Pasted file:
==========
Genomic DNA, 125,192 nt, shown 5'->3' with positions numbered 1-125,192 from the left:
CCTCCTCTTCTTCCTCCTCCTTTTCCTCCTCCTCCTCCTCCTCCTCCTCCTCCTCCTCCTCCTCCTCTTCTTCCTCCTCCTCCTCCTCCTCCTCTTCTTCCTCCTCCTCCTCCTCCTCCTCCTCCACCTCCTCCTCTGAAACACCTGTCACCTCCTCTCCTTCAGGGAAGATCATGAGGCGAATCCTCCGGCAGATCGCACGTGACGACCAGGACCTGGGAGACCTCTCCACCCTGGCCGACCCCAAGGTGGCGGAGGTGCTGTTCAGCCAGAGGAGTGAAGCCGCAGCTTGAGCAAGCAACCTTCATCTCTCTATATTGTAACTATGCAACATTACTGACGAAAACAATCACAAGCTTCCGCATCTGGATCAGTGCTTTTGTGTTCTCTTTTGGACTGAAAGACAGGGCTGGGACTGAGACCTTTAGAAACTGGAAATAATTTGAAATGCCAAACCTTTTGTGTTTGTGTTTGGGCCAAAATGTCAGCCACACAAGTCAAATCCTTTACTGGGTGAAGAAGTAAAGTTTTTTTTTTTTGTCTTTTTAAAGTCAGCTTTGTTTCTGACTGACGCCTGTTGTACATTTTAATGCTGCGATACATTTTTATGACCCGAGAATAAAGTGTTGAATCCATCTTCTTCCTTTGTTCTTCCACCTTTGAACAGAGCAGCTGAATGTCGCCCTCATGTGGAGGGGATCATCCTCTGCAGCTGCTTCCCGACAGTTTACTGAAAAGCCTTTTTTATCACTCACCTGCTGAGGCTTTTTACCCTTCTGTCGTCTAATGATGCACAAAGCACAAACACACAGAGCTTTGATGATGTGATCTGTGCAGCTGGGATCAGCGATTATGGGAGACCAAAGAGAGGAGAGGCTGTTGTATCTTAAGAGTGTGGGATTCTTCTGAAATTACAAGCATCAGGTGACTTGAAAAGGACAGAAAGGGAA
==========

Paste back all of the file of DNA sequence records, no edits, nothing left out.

Genomic DNA, 125,192 nt, shown 5'->3' with positions numbered 1-125,192 from the left:
CCTCCTCTTCTTCCTCCTCCTTTTCCTCCTCCTCCTCCTCCTCCTCCTCCTCCTCCTCCTCCTCCTCTTCTTCCTCCTCCTCCTCCTCCTCCTCTTCTTCCTCCTCCTCCTCCTCCTCCTCCTCCACCTCCTCCTCTGAAACACCTGTCACCTCCTCTCCTTCAGGGAAGATCATGAGGCGAATCCTCCGGCAGATCGCACGTGACGACCAGGACCTGGGAGACCTCTCCACCCTGGCCGACCCCAAGGTGGCGGAGGTGCTGTTCAGCCAGAGGAGTGAAGCCGCAGCTTGAGCAAGCAACCTTCATCTCTCTATATTGTAACTATGCAACATTACTGACGAAAACAATCACAAGCTTCCGCATCTGGATCAGTGCTTTTGTGTTCTCTTTTGGACTGAAAGACAGGGCTGGGACTGAGACCTTTAGAAACTGGAAATAATTTGAAATGCCAAACCTTTTGTGTTTGTGTTTGGGCCAAAATGTCAGCCACACAAGTCAAATCCTTTACTGGGTGAAGAAGTAAAGTTTTTTTTTTTTGTCTTTTTAAAGTCAGCTTTGTTTCTGACTGACGCCTGTTGTACATTTTAATGCTGCGATACATTTTTATGACCCGAGAATAAAGTGTTGAATCCATCTTCTTCCTTTGTTCTTCCACCTTTGAACAGAGCAGCTGAATGTCGCCCTCATGTGGAGGGGATCATCCTCTGCAGCTGCTTCCCGACAGTTTACTGAAAAGCCTTTTTTATCACTCACCTGCTGAGGCTTTTTACCCTTCTGTCGTCTAATGATGCACAAAGCACAAACACACAGAGCTTTGATGATGTGATCTGTGCAGCTGGGATCAGCGATTATGGGAGACCAAAGAGAGGAGAGGCTGTTGTATCTTAAGAGTGTGGGATTCTTCTGAAATTACAAGCATCAGGTGACTTGAAAAGGACAGAAAGGGAA